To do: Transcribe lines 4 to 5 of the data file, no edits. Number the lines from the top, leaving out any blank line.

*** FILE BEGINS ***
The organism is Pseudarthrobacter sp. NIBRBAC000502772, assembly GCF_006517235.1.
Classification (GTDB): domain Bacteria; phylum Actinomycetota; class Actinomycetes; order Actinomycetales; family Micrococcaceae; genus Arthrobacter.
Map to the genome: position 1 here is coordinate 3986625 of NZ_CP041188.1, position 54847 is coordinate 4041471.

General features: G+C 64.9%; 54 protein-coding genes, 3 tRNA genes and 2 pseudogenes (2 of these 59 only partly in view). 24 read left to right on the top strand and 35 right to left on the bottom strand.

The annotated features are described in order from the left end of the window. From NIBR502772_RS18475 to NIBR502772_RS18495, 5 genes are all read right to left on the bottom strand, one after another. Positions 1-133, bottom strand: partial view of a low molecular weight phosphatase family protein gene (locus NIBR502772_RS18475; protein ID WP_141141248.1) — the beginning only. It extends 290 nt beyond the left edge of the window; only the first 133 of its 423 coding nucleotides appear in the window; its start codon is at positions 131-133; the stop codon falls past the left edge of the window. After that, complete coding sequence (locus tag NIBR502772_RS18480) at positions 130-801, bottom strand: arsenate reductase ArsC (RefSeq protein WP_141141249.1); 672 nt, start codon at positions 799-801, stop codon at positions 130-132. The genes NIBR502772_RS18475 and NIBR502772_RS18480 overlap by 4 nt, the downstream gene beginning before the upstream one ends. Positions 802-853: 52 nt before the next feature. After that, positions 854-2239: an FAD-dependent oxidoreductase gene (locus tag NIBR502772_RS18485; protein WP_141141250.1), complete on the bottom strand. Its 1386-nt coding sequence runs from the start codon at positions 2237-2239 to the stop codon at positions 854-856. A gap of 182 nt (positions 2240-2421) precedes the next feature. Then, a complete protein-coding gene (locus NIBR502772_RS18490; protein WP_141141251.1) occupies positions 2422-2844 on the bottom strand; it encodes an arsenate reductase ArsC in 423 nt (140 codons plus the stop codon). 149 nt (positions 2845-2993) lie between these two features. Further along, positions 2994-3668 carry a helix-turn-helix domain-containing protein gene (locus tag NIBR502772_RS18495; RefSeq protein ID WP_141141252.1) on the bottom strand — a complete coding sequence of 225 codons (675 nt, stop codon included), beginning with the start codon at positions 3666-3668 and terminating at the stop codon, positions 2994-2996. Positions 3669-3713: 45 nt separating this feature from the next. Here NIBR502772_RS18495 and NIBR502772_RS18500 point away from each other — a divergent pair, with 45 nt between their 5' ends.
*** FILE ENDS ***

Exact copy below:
General features: G+C 64.9%; 54 protein-coding genes, 3 tRNA genes and 2 pseudogenes (2 of these 59 only partly in view). 24 read left to right on the top strand and 35 right to left on the bottom strand.

The annotated features are described in order from the left end of the window. From NIBR502772_RS18475 to NIBR502772_RS18495, 5 genes are all read right to left on the bottom strand, one after another. Positions 1-133, bottom strand: partial view of a low molecular weight phosphatase family protein gene (locus NIBR502772_RS18475; protein ID WP_141141248.1) — the beginning only. It extends 290 nt beyond the left edge of the window; only the first 133 of its 423 coding nucleotides appear in the window; its start codon is at positions 131-133; the stop codon falls past the left edge of the window. After that, complete coding sequence (locus tag NIBR502772_RS18480) at positions 130-801, bottom strand: arsenate reductase ArsC (RefSeq protein WP_141141249.1); 672 nt, start codon at positions 799-801, stop codon at positions 130-132. The genes NIBR502772_RS18475 and NIBR502772_RS18480 overlap by 4 nt, the downstream gene beginning before the upstream one ends. Positions 802-853: 52 nt before the next feature. After that, positions 854-2239: an FAD-dependent oxidoreductase gene (locus tag NIBR502772_RS18485; protein WP_141141250.1), complete on the bottom strand. Its 1386-nt coding sequence runs from the start codon at positions 2237-2239 to the stop codon at positions 854-856. A gap of 182 nt (positions 2240-2421) precedes the next feature. Then, a complete protein-coding gene (locus NIBR502772_RS18490; protein WP_141141251.1) occupies positions 2422-2844 on the bottom strand; it encodes an arsenate reductase ArsC in 423 nt (140 codons plus the stop codon). 149 nt (positions 2845-2993) lie between these two features. Further along, positions 2994-3668 carry a helix-turn-helix domain-containing protein gene (locus tag NIBR502772_RS18495; RefSeq protein ID WP_141141252.1) on the bottom strand — a complete coding sequence of 225 codons (675 nt, stop codon included), beginning with the start codon at positions 3666-3668 and terminating at the stop codon, positions 2994-2996. Positions 3669-3713: 45 nt separating this feature from the next. Here NIBR502772_RS18495 and NIBR502772_RS18500 point away from each other — a divergent pair, with 45 nt between their 5' ends.